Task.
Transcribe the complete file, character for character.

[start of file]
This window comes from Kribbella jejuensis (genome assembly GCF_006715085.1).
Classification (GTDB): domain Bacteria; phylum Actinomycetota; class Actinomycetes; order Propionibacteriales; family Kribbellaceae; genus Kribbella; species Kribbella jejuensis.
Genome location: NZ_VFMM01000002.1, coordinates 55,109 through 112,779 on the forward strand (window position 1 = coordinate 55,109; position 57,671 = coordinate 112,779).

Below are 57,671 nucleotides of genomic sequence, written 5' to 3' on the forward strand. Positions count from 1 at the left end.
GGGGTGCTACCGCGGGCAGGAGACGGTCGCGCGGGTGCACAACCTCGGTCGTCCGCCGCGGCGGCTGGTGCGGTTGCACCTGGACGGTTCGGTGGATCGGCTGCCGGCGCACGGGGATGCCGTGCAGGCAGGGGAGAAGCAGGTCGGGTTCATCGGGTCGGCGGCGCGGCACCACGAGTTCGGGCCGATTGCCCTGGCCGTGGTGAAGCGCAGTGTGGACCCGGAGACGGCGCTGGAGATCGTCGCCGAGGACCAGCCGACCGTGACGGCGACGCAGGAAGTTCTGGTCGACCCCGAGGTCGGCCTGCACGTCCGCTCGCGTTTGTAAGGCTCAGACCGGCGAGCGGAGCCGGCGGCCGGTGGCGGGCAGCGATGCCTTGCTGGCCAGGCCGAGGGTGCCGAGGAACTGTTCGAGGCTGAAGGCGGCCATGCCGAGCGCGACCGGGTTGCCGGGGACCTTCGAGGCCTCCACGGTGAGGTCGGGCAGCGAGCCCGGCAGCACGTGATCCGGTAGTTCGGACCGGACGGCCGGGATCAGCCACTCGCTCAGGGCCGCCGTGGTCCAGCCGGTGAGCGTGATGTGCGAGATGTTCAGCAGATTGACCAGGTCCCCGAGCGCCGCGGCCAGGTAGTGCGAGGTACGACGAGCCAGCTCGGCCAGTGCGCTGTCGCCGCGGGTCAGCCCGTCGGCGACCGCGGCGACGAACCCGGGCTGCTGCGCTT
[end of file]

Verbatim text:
This window comes from Kribbella jejuensis (genome assembly GCF_006715085.1).
Classification (GTDB): domain Bacteria; phylum Actinomycetota; class Actinomycetes; order Propionibacteriales; family Kribbellaceae; genus Kribbella; species Kribbella jejuensis.
Genome location: NZ_VFMM01000002.1, coordinates 55,109 through 112,779 on the forward strand (window position 1 = coordinate 55,109; position 57,671 = coordinate 112,779).

Below are 57,671 nucleotides of genomic sequence, written 5' to 3' on the forward strand. Positions count from 1 at the left end.
GGGGTGCTACCGCGGGCAGGAGACGGTCGCGCGGGTGCACAACCTCGGTCGTCCGCCGCGGCGGCTGGTGCGGTTGCACCTGGACGGTTCGGTGGATCGGCTGCCGGCGCACGGGGATGCCGTGCAGGCAGGGGAGAAGCAGGTCGGGTTCATCGGGTCGGCGGCGCGGCACCACGAGTTCGGGCCGATTGCCCTGGCCGTGGTGAAGCGCAGTGTGGACCCGGAGACGGCGCTGGAGATCGTCGCCGAGGACCAGCCGACCGTGACGGCGACGCAGGAAGTTCTGGTCGACCCCGAGGTCGGCCTGCACGTCCGCTCGCGTTTGTAAGGCTCAGACCGGCGAGCGGAGCCGGCGGCCGGTGGCGGGCAGCGATGCCTTGCTGGCCAGGCCGAGGGTGCCGAGGAACTGTTCGAGGCTGAAGGCGGCCATGCCGAGCGCGACCGGGTTGCCGGGGACCTTCGAGGCCTCCACGGTGAGGTCGGGCAGCGAGCCCGGCAGCACGTGATCCGGTAGTTCGGACCGGACGGCCGGGATCAGCCACTCGCTCAGGGCCGCCGTGGTCCAGCCGGTGAGCGTGATGTGCGAGATGTTCAGCAGATTGACCAGGTCCCCGAGCGCCGCGGCCAGGTAGTGCGAGGTACGACGAGCCAGCTCGGCCAGTGCGCTGTCGCCGCGGGTCAGCCCGTCGGCGACCGCGGCGACGAACCCGGGCTGCTGCGCTT